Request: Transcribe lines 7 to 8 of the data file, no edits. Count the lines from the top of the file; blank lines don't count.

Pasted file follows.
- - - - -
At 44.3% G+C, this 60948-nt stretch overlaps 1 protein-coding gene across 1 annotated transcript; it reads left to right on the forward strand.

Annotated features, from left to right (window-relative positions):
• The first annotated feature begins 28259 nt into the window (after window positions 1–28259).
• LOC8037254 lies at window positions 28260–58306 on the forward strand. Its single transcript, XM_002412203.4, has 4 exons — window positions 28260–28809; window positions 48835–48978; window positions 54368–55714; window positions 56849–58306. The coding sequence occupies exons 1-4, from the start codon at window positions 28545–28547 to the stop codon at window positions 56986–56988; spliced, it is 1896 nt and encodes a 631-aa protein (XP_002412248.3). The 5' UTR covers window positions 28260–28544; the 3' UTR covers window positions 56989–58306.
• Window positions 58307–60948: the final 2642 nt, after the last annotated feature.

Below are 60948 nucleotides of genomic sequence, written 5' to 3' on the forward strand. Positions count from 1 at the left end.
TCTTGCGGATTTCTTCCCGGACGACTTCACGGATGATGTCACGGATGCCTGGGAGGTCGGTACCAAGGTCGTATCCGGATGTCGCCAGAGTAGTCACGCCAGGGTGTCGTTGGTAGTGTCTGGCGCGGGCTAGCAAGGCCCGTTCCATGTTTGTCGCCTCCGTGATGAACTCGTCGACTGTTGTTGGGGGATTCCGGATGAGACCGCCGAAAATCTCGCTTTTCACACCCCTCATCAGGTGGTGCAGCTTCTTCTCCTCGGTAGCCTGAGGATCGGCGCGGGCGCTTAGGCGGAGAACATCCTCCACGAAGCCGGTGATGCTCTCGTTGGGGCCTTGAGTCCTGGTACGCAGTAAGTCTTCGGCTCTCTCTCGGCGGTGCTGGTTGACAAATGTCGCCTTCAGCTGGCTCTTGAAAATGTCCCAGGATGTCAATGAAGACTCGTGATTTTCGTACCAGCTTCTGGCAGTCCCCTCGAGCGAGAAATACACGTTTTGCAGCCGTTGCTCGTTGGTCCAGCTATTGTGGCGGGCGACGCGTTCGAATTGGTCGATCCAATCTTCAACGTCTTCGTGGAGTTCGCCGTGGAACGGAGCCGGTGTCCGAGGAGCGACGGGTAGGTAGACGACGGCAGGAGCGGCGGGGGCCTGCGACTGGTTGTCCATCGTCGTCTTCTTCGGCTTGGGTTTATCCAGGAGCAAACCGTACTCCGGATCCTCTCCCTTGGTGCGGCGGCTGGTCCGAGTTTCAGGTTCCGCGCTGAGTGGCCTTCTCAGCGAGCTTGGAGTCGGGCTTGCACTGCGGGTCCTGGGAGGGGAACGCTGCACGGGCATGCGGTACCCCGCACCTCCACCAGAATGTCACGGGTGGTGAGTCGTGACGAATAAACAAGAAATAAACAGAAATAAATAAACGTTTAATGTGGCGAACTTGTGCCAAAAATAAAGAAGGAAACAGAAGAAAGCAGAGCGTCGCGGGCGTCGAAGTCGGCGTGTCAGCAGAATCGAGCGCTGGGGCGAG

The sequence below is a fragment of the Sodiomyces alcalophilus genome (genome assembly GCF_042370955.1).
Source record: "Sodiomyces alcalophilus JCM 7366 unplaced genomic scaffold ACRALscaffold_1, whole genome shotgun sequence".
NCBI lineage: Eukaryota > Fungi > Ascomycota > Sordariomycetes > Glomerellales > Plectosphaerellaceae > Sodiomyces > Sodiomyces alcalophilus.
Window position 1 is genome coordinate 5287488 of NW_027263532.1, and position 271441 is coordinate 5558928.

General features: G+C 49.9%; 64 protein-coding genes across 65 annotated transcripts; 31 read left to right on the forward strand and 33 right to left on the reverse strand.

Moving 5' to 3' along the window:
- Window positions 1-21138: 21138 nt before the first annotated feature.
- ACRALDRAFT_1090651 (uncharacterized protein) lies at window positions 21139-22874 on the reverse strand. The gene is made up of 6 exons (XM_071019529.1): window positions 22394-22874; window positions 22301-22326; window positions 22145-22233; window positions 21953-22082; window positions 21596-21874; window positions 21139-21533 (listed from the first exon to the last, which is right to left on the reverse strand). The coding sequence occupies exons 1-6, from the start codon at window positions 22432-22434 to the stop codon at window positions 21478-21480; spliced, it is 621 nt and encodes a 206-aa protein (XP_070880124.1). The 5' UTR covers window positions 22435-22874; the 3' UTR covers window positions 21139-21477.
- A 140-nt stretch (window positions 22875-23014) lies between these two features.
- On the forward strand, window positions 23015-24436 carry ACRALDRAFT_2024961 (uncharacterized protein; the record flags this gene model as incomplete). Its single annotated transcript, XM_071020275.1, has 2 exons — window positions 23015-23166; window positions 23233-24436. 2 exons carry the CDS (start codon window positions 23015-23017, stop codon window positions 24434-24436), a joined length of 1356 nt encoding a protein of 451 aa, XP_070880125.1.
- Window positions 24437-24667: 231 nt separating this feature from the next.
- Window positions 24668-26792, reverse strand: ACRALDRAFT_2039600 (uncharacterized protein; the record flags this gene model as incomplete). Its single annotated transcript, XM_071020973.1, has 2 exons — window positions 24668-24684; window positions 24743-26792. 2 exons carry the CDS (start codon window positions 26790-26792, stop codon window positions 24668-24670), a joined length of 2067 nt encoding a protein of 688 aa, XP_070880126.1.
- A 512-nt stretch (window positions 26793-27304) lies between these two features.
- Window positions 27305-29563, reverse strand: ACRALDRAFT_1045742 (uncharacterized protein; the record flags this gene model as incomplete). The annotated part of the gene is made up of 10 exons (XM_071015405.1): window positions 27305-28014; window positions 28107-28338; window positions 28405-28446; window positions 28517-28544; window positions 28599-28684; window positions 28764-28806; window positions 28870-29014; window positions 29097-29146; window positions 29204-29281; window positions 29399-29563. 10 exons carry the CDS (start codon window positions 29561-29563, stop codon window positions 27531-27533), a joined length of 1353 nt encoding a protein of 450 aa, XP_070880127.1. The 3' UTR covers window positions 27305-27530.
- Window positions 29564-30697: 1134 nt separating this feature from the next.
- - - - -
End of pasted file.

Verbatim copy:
TCTTGCGGATTTCTTCCCGGACGACTTCACGGATGATGTCACGGATGCCTGGGAGGTCGGTACCAAGGTCGTATCCGGATGTCGCCAGAGTAGTCACGCCAGGGTGTCGTTGGTAGTGTCTGGCGCGGGCTAGCAAGGCCCGTTCCATGTTTGTCGCCTCCGTGATGAACTCGTCGACTGTTGTTGGGGGATTCCGGATGAGACCGCCGAAAATCTCGCTTTTCACACCCCTCATCAGGTGGTGCAGCTTCTTCTCCTCGGTAGCCTGAGGATCGGCGCGGGCGCTTAGGCGGAGAACATCCTCCACGAAGCCGGTGATGCTCTCGTTGGGGCCTTGAGTCCTGGTACGCAGTAAGTCTTCGGCTCTCTCTCGGCGGTGCTGGTTGACAAATGTCGCCTTCAGCTGGCTCTTGAAAATGTCCCAGGATGTCAATGAAGACTCGTGATTTTCGTACCAGCTTCTGGCAGTCCCCTCGAGCGAGAAATACACGTTTTGCAGCCGTTGCTCGTTGGTCCAGCTATTGTGGCGGGCGACGCGTTCGAATTGGTCGATCCAATCTTCAACGTCTTCGTGGAGTTCGCCGTGGAACGGAGCCGGTGTCCGAGGAGCGACGGGTAGGTAGACGACGGCAGGAGCGGCGGGGGCCTGCGACTGGTTGTCCATCGTCGTCTTCTTCGGCTTGGGTTTATCCAGGAGCAAACCGTACTCCGGATCCTCTCCCTTGGTGCGGCGGCTGGTCCGAGTTTCAGGTTCCGCGCTGAGTGGCCTTCTCAGCGAGCTTGGAGTCGGGCTTGCACTGCGGGTCCTGGGAGGGGAACGCTGCACGGGCATGCGGTACCCCGCACCTCCACCAGAATGTCACGGGTGGTGAGTCGTGACGAATAAACAAGAAATAAACAGAAATAAATAAACGTTTAATGTGGCGAACTTGTGCCAAAAATAAAGAAGGAAACAGAAGAAAGCAGAGCGTCGCGGGCGTCGAAGTCGGCGTGTCAGCAGAATCGAGCGCTGGGGCGAG

The sequence below is a fragment of the Sodiomyces alcalophilus genome (genome assembly GCF_042370955.1).